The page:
UN military observers in touch with India, Pakistan on 'ceasefire violations'

United Nations UN military observers are in contact with India and Pakistan over "ceasefire violations" across the Line of Control in Kashmir and Secretary General Ban Ki-moon has "great concern" over the rising tension, his spokesperson said on Thursday.

Briefing reporters, the spokesperson, Stephane Dujarric, said, "The United Nations Military Observer Group in India and Pakistan (UNMOGIP) is aware of the reports of ceasefire violations, and right now is liaising with the concerned authorities to obtain further information."

"We are obviously following the situation with great concern, concerning the increase of tensions across the Line of Control," he said.

India has said that it carried out surgical strikes against terrorist launchpads across the LOC in Pakistan-administered areas of Kashmir on Thursday.

The action followed the terrorist attack from there on an Indian Army base 11 days ago in Uri in which 18 soldiers were killed.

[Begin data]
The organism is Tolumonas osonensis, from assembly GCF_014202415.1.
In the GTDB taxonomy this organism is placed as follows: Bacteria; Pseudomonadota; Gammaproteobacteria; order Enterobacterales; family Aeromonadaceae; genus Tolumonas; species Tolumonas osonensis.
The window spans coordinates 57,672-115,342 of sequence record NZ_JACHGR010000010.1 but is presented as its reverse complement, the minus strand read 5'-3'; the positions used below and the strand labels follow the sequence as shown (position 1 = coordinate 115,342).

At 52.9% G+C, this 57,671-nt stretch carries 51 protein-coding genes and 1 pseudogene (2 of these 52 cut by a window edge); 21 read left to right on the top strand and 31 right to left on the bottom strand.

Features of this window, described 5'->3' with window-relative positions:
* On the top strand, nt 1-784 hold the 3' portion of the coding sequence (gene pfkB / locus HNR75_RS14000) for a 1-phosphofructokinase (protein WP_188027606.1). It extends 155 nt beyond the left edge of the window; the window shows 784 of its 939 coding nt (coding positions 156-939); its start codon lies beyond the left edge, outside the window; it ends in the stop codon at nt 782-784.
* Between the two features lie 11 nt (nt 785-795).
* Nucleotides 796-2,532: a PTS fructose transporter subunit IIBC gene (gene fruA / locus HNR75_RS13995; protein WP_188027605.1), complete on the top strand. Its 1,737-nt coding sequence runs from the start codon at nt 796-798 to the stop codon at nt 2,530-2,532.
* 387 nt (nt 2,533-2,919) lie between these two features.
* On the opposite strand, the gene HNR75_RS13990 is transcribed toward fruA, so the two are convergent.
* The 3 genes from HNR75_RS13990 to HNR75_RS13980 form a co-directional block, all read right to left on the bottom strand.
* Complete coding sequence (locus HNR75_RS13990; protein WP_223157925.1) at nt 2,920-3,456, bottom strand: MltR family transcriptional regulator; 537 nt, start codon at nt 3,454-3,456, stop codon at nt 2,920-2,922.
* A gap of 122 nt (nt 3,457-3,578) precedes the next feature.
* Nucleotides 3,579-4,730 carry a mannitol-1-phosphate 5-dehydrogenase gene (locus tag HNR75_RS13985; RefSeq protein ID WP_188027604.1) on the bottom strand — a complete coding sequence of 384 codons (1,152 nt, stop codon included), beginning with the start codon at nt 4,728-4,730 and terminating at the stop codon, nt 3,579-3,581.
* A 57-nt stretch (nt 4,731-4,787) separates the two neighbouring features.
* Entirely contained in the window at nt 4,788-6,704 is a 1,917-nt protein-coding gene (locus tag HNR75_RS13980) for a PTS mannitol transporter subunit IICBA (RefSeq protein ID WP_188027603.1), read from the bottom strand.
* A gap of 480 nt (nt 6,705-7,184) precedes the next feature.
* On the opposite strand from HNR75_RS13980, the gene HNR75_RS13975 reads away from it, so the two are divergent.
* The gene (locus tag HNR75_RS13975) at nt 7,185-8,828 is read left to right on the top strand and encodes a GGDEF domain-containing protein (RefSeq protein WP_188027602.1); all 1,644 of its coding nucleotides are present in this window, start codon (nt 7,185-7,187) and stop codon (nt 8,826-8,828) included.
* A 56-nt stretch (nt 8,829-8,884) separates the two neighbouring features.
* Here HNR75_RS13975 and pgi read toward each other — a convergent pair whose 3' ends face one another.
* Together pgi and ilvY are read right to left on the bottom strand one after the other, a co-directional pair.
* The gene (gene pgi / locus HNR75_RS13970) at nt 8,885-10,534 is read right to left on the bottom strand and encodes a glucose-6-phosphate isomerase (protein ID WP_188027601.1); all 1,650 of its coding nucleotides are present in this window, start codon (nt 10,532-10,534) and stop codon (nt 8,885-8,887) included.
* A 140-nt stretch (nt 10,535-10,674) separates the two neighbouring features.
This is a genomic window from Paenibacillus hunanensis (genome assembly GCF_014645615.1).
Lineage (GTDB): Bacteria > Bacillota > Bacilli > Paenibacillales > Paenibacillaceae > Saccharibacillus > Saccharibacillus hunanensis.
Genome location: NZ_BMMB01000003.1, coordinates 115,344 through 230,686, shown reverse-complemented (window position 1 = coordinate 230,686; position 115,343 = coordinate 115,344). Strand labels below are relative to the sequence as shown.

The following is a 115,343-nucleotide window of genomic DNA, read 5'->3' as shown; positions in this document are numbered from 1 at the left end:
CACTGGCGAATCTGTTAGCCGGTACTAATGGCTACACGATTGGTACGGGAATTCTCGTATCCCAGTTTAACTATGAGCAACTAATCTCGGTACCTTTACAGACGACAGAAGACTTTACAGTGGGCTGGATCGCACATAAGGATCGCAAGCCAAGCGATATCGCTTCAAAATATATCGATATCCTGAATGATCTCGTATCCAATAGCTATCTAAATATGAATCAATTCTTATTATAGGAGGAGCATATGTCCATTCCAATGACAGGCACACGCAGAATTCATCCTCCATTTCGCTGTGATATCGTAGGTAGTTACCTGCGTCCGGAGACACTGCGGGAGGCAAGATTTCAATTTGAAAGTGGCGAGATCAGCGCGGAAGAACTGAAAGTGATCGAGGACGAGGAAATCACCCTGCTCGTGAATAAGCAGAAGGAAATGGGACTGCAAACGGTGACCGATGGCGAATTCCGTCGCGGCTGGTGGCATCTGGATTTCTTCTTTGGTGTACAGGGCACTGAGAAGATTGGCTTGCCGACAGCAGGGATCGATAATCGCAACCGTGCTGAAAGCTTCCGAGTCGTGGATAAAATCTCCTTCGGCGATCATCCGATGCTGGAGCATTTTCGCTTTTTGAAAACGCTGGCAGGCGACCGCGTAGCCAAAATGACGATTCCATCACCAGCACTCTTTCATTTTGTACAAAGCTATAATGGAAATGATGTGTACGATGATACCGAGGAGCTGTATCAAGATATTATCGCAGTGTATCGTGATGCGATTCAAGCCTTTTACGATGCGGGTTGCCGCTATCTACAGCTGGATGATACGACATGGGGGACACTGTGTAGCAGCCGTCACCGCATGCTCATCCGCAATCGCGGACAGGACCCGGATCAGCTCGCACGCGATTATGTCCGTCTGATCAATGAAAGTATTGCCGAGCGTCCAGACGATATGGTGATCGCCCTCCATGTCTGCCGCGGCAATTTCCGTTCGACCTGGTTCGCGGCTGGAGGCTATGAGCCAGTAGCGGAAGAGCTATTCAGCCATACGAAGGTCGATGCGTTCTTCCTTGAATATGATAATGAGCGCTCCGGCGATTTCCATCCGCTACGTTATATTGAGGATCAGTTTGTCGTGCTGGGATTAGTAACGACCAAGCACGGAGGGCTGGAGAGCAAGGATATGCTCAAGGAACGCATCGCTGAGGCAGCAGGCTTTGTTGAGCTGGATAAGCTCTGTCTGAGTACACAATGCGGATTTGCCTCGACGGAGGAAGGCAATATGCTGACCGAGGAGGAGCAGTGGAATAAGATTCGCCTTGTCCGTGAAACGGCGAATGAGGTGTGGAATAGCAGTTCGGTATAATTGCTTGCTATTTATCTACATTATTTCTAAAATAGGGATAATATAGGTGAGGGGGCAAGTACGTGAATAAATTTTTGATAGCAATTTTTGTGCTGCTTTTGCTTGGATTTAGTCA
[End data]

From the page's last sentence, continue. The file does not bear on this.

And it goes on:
Pakistan has officially denied there was any incursion by Indian forces into territory held by it, but said that there was shelling across the LOC and two of its soldiers were killed.

Dujarric added, "The United Nations calls on the governments of India and Pakistan to exercise restraint and encourages them to continue the effort to resolve their differences peacefully and through dialogue."

UNMOGIP, set up in 1949 to supervise the cease-fire between India and Pakistan in Kashmir, is headed by Major General Per Gustaf Lodin of Sweden and has 41 military observers drawn from ten countries.

New Delhi has said that UNMOGIP has outlived its utility as India and Pakistan acknowledged in the 1972 Simla Agreement that the dispute is a bilateral issue.

Islamabad, however, continues to try to internationalise the issue and seeks external intervention.